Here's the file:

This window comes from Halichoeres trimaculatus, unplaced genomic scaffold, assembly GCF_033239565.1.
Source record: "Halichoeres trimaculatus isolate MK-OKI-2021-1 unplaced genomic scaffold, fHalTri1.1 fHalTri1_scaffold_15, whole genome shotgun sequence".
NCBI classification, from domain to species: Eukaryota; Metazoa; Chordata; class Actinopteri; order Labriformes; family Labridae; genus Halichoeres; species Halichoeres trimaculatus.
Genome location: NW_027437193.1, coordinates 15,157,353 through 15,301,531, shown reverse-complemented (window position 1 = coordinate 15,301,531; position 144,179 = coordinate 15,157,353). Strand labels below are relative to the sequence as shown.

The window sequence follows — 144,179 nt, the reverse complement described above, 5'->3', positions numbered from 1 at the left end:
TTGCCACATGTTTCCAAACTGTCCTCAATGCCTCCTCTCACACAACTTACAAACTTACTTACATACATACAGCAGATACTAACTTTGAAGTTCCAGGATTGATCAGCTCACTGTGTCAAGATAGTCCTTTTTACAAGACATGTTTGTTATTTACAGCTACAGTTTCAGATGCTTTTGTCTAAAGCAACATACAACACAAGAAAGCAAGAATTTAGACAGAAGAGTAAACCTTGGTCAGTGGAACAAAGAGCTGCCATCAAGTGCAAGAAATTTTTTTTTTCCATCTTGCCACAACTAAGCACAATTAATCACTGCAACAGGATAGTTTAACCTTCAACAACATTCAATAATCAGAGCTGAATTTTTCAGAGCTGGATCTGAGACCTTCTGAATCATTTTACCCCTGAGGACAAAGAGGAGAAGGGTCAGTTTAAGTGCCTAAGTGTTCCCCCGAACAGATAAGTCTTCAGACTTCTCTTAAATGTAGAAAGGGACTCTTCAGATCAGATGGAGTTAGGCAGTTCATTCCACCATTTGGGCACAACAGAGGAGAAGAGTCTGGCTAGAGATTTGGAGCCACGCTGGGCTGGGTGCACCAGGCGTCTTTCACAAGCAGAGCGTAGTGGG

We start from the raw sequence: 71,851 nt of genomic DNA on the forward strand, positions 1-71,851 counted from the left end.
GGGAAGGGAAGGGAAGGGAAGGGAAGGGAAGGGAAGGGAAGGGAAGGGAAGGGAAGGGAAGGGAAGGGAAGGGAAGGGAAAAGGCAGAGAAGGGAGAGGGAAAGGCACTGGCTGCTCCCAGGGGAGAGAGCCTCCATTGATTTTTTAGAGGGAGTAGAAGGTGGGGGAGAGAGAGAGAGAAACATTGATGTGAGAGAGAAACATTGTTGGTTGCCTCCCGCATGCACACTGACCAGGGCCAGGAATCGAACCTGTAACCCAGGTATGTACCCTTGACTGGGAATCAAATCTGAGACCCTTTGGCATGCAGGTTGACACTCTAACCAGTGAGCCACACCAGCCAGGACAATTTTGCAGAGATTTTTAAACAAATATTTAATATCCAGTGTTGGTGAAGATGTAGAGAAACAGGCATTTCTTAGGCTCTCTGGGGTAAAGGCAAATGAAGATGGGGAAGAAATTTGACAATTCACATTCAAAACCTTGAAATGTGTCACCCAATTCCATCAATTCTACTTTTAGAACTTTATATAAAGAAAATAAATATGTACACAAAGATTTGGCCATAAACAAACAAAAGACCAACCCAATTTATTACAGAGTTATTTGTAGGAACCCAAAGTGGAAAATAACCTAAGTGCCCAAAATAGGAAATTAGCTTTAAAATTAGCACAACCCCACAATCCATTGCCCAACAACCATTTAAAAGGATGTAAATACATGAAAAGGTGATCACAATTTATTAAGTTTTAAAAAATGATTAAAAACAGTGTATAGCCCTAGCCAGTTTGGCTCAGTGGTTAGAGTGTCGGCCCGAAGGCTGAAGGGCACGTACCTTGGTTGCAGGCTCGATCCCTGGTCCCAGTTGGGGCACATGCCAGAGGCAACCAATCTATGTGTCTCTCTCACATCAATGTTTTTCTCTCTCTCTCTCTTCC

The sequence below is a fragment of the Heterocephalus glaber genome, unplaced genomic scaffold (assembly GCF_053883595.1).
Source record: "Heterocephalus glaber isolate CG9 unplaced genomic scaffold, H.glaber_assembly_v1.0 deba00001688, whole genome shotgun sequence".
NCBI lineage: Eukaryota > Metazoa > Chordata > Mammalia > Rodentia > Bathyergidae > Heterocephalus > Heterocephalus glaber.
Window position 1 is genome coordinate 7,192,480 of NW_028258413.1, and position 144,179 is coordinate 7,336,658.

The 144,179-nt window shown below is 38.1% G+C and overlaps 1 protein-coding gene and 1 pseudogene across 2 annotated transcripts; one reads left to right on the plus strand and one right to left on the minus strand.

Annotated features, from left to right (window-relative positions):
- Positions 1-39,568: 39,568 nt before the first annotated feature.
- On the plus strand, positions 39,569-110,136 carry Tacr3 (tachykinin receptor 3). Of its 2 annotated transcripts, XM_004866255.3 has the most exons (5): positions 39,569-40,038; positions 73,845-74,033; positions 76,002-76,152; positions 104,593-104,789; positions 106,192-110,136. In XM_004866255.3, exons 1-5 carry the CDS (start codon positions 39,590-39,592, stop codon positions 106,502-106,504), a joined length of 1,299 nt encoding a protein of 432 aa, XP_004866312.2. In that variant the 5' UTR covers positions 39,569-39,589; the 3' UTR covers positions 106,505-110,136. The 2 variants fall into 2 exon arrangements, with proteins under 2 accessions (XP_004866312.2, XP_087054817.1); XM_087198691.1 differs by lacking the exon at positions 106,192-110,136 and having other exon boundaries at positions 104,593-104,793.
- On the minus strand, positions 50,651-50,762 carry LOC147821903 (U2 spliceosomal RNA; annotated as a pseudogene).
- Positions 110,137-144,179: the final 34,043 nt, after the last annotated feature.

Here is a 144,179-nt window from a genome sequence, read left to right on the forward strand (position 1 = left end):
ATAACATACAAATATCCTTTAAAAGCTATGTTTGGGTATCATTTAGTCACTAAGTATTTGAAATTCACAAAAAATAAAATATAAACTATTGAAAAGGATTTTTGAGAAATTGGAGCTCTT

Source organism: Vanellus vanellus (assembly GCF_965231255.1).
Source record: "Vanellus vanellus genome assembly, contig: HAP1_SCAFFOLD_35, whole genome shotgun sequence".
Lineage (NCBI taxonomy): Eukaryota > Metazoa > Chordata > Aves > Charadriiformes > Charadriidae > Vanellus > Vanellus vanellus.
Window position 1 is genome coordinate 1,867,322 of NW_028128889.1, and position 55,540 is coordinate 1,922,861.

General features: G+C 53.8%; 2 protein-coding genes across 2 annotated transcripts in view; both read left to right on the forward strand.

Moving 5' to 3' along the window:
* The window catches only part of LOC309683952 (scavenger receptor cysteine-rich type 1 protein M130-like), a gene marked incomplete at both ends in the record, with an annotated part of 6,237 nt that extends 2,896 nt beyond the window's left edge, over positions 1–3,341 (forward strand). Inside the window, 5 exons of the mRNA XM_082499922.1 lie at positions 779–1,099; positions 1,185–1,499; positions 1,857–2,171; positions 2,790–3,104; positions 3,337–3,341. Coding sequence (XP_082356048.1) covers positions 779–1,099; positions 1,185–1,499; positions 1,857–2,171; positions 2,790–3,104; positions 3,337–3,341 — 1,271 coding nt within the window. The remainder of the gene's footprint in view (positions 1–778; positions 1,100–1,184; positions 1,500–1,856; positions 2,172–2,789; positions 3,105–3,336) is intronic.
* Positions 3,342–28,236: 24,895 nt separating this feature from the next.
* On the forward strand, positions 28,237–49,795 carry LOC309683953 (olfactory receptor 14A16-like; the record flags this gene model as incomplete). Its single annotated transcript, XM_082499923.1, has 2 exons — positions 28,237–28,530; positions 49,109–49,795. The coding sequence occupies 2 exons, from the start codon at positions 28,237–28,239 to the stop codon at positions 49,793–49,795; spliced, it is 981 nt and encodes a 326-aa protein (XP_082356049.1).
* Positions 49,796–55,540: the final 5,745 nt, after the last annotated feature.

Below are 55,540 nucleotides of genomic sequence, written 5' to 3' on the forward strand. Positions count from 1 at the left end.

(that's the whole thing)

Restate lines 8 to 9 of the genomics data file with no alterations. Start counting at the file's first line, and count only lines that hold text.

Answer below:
GGGAAGGGAAGGGAAGGGAAGGGAAGGGAAGGGAAGGGAAGGGAAGGGAAGGGAAGGGAAGGGAAGGGAAGGGAAGGGAAAAGGCAGAGAAGGGAGAGGGAAAGGCACTGGCTGCTCCCAGGGGAGAGAGCCTCCATTGATTTTTTAGAGGGAGTAGAAGGTGGGGGAGAGAGAGAGAGAAACATTGATGTGAGAGAGAAACATTGTTGGTTGCCTCCCGCATGCACACTGACCAGGGCCAGGAATCGAACCTGTAACCCAGGTATGTACCCTTGACTGGGAATCAAATCTGAGACCCTTTGGCATGCAGGTTGACACTCTAACCAGTGAGCCACACCAGCCAGGACAATTTTGCAGAGATTTTTAAACAAATATTTAATATCCAGTGTTGGTGAAGATGTAGAGAAACAGGCATTTCTTAGGCTCTCTGGGGTAAAGGCAAATGAAGATGGGGAAGAAATTTGACAATTCACATTCAAAACCTTGAAATGTGTCACCCAATTCCATCAATTCTACTTTTAGAACTTTATATAAAGAAAATAAATATGTACACAAAGATTTGGCCATAAACAAACAAAAGACCAACCCAATTTATTACAGAGTTATTTGTAGGAACCCAAAGTGGAAAATAACCTAAGTGCCCAAAATAGGAAATTAGCTTTAAAATTAGCACAACCCCACAATCCATTGCCCAACAACCATTTAAAAGGATGTAAATACATGAAAAGGTGATCACAATTTATTAAGTTTTAAAAAATGATTAAAAACAGTGTATAGCCCTAGCCAGTTTGGCTCAGTGGTTAGAGTGTCGGCCCGAAGGCTGAAGGGCACGTACCTTGGTTGCAGGCTCGATCCCTGGTCCCAGTTGGGGCACATGCCAGAGGCAACCAATCTATGTGTCTCTCTCACATCAATGTTTTTCTCTCTCTCTCTCTTCC

The sequence below is a fragment of the Heterocephalus glaber genome, unplaced genomic scaffold (assembly GCF_053883595.1).